Our system used purified tonsil CD4 T cells and CCR5-tropic HIV Env. Others tested a model for abortive infection of CXCR4+ tonsil CD4 cells where cytoplasmic viral DNA triggered a cell death pathway . To avoid abortive infection, in our experiments, we used soluble gp120 and purified CD4 T cells; this allowed us to observe the unusual effects of Env-dependent Akt activation, and how we might exploit these pathways in new therapies. However, it will be important to learn whether identifiable CD4 T cell subsets may vary in their susceptibility to individual cell death pathways.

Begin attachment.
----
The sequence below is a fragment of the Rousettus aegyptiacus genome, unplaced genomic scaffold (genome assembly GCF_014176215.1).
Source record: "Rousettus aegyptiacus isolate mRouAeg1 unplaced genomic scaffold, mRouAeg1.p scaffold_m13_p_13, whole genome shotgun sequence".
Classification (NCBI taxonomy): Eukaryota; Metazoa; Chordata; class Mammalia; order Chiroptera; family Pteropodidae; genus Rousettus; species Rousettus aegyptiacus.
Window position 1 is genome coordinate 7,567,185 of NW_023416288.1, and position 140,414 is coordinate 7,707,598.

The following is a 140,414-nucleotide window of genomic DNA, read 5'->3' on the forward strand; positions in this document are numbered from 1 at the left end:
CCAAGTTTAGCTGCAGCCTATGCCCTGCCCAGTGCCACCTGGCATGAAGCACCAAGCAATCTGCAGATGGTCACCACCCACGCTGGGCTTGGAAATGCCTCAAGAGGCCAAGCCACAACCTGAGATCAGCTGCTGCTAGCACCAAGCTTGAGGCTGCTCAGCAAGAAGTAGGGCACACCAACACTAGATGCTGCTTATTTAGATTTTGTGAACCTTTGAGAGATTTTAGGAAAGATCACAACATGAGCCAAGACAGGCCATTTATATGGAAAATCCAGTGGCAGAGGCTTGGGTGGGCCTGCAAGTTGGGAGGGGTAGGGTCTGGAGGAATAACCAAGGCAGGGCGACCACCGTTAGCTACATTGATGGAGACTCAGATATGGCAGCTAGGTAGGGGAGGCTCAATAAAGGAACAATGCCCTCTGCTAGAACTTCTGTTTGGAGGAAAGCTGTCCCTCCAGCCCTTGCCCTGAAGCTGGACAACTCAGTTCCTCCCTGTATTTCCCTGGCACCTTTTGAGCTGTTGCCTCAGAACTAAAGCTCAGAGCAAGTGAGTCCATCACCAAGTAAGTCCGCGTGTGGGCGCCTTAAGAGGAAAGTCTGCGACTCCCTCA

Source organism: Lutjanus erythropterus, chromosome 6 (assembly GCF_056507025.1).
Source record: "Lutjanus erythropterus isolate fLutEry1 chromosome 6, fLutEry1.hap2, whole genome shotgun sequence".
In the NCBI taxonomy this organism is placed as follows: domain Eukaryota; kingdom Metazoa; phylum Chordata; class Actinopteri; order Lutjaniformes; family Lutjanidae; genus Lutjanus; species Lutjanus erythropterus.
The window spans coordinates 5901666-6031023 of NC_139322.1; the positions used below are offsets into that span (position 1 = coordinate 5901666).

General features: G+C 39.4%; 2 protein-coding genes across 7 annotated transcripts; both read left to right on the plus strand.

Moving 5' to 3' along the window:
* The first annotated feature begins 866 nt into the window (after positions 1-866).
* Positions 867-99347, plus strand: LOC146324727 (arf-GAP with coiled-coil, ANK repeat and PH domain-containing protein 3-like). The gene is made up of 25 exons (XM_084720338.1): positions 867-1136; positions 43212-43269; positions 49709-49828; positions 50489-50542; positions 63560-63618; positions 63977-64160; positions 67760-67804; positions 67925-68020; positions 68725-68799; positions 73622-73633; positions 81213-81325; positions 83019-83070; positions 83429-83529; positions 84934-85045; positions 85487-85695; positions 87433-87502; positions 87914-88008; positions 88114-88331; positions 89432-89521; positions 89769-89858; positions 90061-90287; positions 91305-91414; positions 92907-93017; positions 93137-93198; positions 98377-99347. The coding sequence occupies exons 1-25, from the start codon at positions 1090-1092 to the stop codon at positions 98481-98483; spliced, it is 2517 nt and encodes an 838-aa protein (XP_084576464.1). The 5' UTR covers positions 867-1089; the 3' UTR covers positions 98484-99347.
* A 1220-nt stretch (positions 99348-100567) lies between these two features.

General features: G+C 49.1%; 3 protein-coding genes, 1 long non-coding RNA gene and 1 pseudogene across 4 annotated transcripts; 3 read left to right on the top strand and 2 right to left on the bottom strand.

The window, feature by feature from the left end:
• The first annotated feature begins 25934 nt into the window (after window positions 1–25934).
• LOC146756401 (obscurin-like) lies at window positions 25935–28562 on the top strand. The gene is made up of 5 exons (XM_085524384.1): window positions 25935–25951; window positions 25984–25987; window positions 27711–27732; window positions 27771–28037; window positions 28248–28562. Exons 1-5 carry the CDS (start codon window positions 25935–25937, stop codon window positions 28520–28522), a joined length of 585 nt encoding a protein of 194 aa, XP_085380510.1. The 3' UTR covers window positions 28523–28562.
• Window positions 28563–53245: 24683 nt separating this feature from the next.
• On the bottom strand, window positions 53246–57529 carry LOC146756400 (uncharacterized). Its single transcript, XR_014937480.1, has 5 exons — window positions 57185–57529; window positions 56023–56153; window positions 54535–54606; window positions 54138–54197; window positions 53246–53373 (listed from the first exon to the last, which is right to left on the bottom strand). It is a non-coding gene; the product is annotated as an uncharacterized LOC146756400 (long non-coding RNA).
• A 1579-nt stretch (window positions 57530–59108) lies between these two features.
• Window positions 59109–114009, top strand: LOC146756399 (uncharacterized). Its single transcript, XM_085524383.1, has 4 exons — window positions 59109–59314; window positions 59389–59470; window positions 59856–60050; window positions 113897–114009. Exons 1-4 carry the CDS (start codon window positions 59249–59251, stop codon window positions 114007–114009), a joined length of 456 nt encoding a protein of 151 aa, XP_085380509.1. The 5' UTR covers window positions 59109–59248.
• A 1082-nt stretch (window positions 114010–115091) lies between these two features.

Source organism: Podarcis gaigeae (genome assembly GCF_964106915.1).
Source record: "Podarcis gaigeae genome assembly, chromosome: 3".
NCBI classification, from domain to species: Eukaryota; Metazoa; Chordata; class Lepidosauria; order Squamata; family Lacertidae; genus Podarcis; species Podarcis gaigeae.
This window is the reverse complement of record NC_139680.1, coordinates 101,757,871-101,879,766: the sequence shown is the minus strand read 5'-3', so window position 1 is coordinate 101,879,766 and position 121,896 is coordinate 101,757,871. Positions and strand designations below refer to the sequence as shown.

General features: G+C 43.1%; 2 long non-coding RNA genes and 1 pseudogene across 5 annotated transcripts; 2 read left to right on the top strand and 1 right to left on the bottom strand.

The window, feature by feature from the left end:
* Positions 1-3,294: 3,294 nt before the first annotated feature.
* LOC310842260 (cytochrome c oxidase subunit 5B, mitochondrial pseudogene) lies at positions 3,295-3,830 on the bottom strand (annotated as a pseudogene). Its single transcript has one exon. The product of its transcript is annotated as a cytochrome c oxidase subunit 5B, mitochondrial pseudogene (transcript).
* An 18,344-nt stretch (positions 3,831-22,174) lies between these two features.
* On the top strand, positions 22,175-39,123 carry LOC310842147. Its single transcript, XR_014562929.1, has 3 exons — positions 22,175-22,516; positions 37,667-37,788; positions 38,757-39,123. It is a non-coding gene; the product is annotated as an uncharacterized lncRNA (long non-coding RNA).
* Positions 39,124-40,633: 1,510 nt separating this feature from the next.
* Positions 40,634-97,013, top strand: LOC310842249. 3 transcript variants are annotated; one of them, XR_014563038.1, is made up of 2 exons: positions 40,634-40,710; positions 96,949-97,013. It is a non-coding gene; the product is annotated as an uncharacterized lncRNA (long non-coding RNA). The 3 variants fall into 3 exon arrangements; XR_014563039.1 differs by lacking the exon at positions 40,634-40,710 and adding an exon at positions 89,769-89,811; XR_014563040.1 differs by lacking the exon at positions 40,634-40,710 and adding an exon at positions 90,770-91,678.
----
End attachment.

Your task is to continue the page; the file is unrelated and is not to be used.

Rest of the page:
We identified roles for Akt, Erk and p38 kinases in death of uninfected CD4+ T cells in vitro. Specific binding, signal transduction and protein kinase inhibitors were used to block pathologic effects of Env glycoprotein. Our studies emphasize the importance of focusing on Akt and Erk inhibitors to block CD4-dependent survival signaling and render cells more susceptible to CCR5-dependent cell killing. These same inhibitors prevented T cell activation that might be related to TFH over-production in lymph nodes during HIV infection. Inhibitors of Akt and Erk are already being used in therapies for cancer and autoimmune diseases; they may have value for treating HIV disease.
Tonsil cell isolation and tumor cell lines